The scent of a turtle

Scientists turn to man`s best friend to help in recovery efforts for one of our most endangered reptiles.

Text and Photography by Conor Mihell


Charging along a frenetic course through a cedar swamp, Rebel looks like any youthful Labrador retriever exploring the outdoors. Nose to soggy ground, he zigzags haphazardly through tangled alders at a pace no human could match. Rebel’s handler, Ontario Ministry of Natural Resources (MNR) conservation officer Mike Buckner, seems exasperated by his dog’s hyperactivity. “He always wants to be at the front of the pack,” sighs Buckner, who has been training MNR “canine units” for 12 years and is currently serving as the acting supervisor of provincial canine services.

Branches slap my face, mud grabs at my feet and mosquitoes chase in my wake as I follow Rebel and Buckner, as well as MNR species-at-risk biologists Nathan Hanes and Jessica Sicoly, through the wetland. With great relief, we emerge onto a sandy beach on a river north of Sault Ste. Marie, where Hanes and Sicoly are conducting a field survey in search of wood turtles, a species listed as endangered under the provincial Endangered Species Act (ESA). (Due to the risk of wood turtle collection for the illegal pet trade, MNR does not disclose the precise locations of this turtle.) With his sharp nose and go-anywhere enthusiasm, two-year-old Rebel – who is trained to Ontario Provincial Police dog standards and capable of detecting a dozen different scents – is the team’s turtle-sniffing secret weapon.

Ontario is home to an estimated 1,100 wood turtles, or about 8 percent of the North American population, which ranges from Ontario to Nova Scotia, throughout the Great Lakes states and as far south as Virginia. Joe Crowley, a Peterborough-based MNR herpetology species-at-risk specialist, says the distribution and abundance of wood turtles on the Canadian Shield of central Ontario, at the northern and western edges of the species’ range in Ontario, “has probably remained relatively consistent with pre-settlement conditions.” However, habitat loss due to agriculture and development, road mortality and pressure from poachers have all but wiped out wood turtles from their historical southern Ontario range, and forestry and off-road vehicles are probably curtailing northern populations as well.

As I pause to catch my breath after completing the bushwhack, Rebel’s efficiency leaves me dumbfounded. In the time it takes five humans to merely spot the wispy marks left by a wood turtle in the sand, Rebel has found the source of the tracks – a dessert-plate-sized turtle with orange appendages, a tiger-tail-patterned underside and a gnarled, wood-like shell that camouflages it perfectly in a bramble of dogwood and ferns. Rebel perks up his ears, wags his tail rapidly and sits, proud of his find and quivering with excitement. As a reward, Buckner flips him a rubber ball, and Rebel lies down for a satisfying chew.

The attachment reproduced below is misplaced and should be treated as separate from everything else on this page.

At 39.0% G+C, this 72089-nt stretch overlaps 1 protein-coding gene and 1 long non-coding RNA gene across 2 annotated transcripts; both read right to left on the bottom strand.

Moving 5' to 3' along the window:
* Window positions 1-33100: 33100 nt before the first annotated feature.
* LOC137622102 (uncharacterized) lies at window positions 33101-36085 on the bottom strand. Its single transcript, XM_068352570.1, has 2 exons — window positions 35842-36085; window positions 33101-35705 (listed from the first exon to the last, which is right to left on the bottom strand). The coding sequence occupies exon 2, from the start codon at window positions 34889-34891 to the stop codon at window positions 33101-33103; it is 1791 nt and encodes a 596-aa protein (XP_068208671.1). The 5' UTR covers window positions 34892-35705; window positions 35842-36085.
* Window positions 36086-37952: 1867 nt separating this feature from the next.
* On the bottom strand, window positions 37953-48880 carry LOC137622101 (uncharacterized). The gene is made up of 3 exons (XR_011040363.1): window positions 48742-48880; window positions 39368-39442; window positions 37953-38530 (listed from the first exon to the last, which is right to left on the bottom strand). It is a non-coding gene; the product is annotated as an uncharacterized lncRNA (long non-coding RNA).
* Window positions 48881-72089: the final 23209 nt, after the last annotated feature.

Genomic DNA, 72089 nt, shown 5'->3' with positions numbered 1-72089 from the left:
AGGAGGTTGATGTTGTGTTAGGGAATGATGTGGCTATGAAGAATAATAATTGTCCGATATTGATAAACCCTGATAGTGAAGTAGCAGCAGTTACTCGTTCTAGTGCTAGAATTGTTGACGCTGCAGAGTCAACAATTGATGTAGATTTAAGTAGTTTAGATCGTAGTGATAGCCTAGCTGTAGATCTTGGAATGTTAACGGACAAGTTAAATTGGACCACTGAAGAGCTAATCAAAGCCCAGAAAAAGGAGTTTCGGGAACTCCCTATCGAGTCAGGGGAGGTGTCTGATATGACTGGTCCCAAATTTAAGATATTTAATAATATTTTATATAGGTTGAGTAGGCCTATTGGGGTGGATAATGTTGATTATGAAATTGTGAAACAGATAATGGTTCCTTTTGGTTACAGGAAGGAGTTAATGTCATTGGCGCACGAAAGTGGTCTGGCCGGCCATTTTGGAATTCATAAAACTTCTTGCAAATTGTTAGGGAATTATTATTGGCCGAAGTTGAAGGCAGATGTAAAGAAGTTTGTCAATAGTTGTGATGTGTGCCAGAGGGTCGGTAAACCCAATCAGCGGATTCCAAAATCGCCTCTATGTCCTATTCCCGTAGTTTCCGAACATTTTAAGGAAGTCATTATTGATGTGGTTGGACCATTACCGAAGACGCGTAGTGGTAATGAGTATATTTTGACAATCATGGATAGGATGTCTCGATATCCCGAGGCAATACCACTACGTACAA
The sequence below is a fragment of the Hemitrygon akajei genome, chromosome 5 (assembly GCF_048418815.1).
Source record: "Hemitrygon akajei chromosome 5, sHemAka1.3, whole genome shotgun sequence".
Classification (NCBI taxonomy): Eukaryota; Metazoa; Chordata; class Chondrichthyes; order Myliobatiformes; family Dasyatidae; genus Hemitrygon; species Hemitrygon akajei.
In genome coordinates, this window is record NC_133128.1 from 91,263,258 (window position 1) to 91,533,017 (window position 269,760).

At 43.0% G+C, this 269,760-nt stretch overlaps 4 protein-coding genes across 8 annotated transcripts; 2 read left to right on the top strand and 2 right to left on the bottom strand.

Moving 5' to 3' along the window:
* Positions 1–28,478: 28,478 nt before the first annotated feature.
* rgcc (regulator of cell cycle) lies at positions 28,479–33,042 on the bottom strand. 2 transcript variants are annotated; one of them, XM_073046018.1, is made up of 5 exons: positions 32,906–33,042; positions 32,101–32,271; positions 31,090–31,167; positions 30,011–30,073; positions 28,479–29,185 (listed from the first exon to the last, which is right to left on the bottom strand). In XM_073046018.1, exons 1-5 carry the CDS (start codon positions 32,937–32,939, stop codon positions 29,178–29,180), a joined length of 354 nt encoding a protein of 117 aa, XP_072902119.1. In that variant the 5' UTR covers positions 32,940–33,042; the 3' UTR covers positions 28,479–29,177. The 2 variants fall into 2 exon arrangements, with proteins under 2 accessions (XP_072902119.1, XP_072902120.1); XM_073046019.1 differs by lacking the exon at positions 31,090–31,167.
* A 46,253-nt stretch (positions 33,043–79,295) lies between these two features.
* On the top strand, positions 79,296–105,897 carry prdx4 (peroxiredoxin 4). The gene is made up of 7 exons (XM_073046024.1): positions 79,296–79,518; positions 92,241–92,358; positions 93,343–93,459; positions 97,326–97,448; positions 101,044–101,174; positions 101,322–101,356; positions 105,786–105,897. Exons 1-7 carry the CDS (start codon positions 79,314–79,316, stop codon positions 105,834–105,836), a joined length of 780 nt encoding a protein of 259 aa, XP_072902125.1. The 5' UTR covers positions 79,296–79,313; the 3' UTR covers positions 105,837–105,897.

It’s late May, and in the next few weeks this female wood turtle (its gender identifiable by its flat lower shell, or plastron) will likely lay a clutch of up to 18 eggs on a beach like this one. She has probably just wandered away from the water to warm herself in the morning sun, Hanes tells us, as he records air and water temperature readings. Wood turtles spend more time on land than any other of Ontario’s eight species of turtle. Since turtles rely on their external environment to regulate their body temperature, in all likelihood this one spent the cool overnight hours in the relatively warm river water. The species also spends the winter months in rivers or streams under the ice. (Turtles, like frogs, snakes, lizards and salamanders are “ectotherms,” meaning that their surroundings control their body temperature.)

Wood turtles don’t mature until well into their teens and have a very low reproductive success rate due to flooding of nest sites, parasites, infertility, and predation by raccoons, foxes and skunks, which eat turtle eggs. “A female may only produce a couple of offspring over the course of her life that survive to adulthood,” explains Crowley, who previously coordinated the Ontario Reptile and Amphibian Atlas project for Ontario Nature. But since adult wood turtles have few natural predators, they can live upwards of 50 years – enough time to maintain stable populations. This is why the species has persisted since the dinosaur age. But now its continued survival is threatened – by us.

How you can help turtles
The fact that the Ontario Reptile and Amphibian Atlas has added more than 160,000 records, many provided by the public, to provincial natural heritage databases in just two years demonstrates volunteers’ ability to play a key role in conservation.
Ontario Nature staff ecologist John Urquhart says the biggest contribution the public can make is to document and report sightings of species such as turtles, salamanders and frogs. Under Ontario’s Endangered Species Act, simple observations identifying species and their location (preferably including photos and a site description) “automatically create the potential to protect their habitat,” says Urquhart.

Rural property owners can go further by being good stewards of their land. Maintaining buffers around watercourses protects water quality and preserves important transitional habitat, making it a valuable ecological practice for conserving populations of reptiles, amphibians and other species of wildlife.

For more information, visit these websites:

Ontario’s Reptile and Amphibian Atlas:
Ontario Turtle Tally:
Conservation Ontario:
Ontario’s Species at Risk Program:

Conor Mihell

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